Karnataka on a comfortable wicket without Cauvery Management Board

On a day when the Supreme Court is expected to hear on the Cauvery Issue Petitions filed by Tamil Nadu & Union Government we try to understand why Karnataka has been vehemently opposing the formation of Cauvery Management Board as a permanent solution to the dispute.  On the one hand a lot of emotional outburst about how Karnataka does not part with water at all while the view point on the other side is water can be provided after satisfying domestic needs.

Through this post we try to find answers for the following questions through historical flow data between 1974 – 2016.

  1. Does Cauvery have enough water to provide for 177.25 / 192 TMC as awarded by the Supreme Court and the Cauvery Tribunal Final Award respectively?
  2. Is there a case for Tamil Nadu getting monthly inflows at Biligundla as awarded by the Cauvery Tribunal?
  3. Why is Karnataka opposing Cauvery Management Board?

As is the case always with the Cauvery posts we provide a Pre & Post Interim Award scenario to provide a clearer picture.

If one were to look at the past historical flow data since 1991, the year Interim Award was given, 4 out of 5 years has seen Biligundla record 192 TMC quantum as prescribed by the Tribunal.  Interestingly the Supreme Court has now revised this quantum to 177.25 TMC.  While there is bound to be distress years in between overall the dynamics are fairly skewed for this quantum to be provided on a year on year basis. But the key here is only 40% of those years have seen the inflow at Biligundla exceed the quantum prescribed by the Tribunal

If one were to compare the average monthly inflows it appears there is a case for Karnataka to share their monthly inflows with Tamil Nadu without sacrificing their domestic interests.  Here once again its very obvious subsequent to the interim award there has been a change in the water storage pattern by the Karnataka Water Managers.  The annual inflow into Biligundla has reduced during the Post Interim Award Period compared to the Pre Interim Award period which is in line with the reduction in share of TN from the overall basin as estimated by the Tribunal.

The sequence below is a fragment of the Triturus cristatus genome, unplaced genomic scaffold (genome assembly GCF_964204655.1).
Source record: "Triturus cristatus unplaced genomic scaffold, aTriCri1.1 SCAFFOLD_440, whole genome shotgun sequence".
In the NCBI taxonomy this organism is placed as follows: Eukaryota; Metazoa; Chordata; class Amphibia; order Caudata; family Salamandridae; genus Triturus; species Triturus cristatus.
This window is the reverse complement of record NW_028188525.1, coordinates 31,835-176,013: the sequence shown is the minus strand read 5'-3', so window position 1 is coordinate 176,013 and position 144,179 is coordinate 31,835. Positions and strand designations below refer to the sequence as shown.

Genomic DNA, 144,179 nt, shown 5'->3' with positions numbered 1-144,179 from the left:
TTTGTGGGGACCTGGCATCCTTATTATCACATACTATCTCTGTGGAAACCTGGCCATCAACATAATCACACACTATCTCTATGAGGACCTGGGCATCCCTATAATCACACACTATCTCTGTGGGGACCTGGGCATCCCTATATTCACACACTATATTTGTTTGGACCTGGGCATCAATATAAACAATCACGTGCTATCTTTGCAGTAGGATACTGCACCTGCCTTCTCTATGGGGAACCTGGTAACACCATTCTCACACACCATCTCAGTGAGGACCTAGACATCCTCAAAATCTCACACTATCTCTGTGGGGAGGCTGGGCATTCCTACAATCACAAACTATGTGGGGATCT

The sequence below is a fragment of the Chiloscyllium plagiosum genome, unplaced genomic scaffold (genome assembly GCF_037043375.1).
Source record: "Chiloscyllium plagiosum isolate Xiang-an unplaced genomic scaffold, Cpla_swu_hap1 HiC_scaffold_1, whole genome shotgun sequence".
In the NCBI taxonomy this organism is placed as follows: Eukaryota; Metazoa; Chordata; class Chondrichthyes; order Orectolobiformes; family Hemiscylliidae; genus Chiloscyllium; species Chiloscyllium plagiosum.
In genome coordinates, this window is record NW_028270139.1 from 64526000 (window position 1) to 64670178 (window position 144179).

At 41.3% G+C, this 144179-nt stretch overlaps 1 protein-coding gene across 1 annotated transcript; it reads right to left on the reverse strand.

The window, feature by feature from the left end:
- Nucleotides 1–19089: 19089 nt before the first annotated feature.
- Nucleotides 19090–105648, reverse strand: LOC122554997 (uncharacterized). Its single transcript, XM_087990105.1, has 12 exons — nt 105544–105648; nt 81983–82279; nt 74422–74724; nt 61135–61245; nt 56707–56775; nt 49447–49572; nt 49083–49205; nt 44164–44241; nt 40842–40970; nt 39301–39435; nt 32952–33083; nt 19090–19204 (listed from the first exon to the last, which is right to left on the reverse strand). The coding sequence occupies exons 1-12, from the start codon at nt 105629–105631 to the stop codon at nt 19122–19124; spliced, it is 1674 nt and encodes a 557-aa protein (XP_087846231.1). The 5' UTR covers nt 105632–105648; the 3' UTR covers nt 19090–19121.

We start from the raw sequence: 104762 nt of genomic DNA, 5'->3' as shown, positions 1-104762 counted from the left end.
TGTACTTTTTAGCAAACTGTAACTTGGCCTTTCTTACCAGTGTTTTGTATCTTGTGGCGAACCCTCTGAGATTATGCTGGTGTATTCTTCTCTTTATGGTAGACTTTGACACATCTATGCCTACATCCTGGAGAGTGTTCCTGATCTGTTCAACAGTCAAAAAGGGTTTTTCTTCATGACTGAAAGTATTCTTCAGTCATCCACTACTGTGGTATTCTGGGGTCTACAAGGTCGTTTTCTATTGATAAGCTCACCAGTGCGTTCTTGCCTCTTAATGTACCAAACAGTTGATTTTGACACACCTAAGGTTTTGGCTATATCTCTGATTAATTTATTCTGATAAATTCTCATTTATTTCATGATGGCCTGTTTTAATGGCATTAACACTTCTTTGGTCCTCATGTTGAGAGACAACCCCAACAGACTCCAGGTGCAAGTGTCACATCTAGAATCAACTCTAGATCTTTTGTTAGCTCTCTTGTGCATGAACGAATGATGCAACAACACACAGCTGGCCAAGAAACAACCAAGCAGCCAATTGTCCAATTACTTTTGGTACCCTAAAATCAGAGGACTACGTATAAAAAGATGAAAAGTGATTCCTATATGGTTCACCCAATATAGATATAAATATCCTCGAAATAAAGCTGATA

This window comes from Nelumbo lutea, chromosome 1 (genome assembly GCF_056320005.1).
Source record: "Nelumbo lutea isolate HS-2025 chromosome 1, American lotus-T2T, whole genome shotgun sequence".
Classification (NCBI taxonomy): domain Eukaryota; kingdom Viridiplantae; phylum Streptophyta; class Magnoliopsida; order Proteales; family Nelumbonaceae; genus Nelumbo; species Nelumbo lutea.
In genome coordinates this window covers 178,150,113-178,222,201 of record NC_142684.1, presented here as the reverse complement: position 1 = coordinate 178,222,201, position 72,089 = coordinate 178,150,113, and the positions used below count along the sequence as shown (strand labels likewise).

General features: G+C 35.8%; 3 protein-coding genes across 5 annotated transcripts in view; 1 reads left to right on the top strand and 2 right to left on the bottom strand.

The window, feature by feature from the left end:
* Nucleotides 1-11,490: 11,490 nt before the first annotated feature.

Strangely the Inflow into Biligundla during Southwest Monsoon, contributing nearly 80% of the annual inflow into Karnataka, has reduced while the inflow during Post Monsoon Season (Oct – Dec) has seen an increase indicating possibly Karnataka impounding water during Southwest Monsoon keeping domestic needs in mind.

To summarize historical inflows indicate a majority of the years the Cauvery Basin will have enough water to provide for the 177.25 TMC awarded to Tamil Nadu by the Supreme Court Final Verdict.  There is a change in water inflow & storage pattern at Karnataka which has increased the post monsoon inflows into Biligundla.  This needs to be taken into account by Tamil Nadu for a possible realignment of Cropping Pattern.

Finally the answers for the questions we asked during the early stages of this post.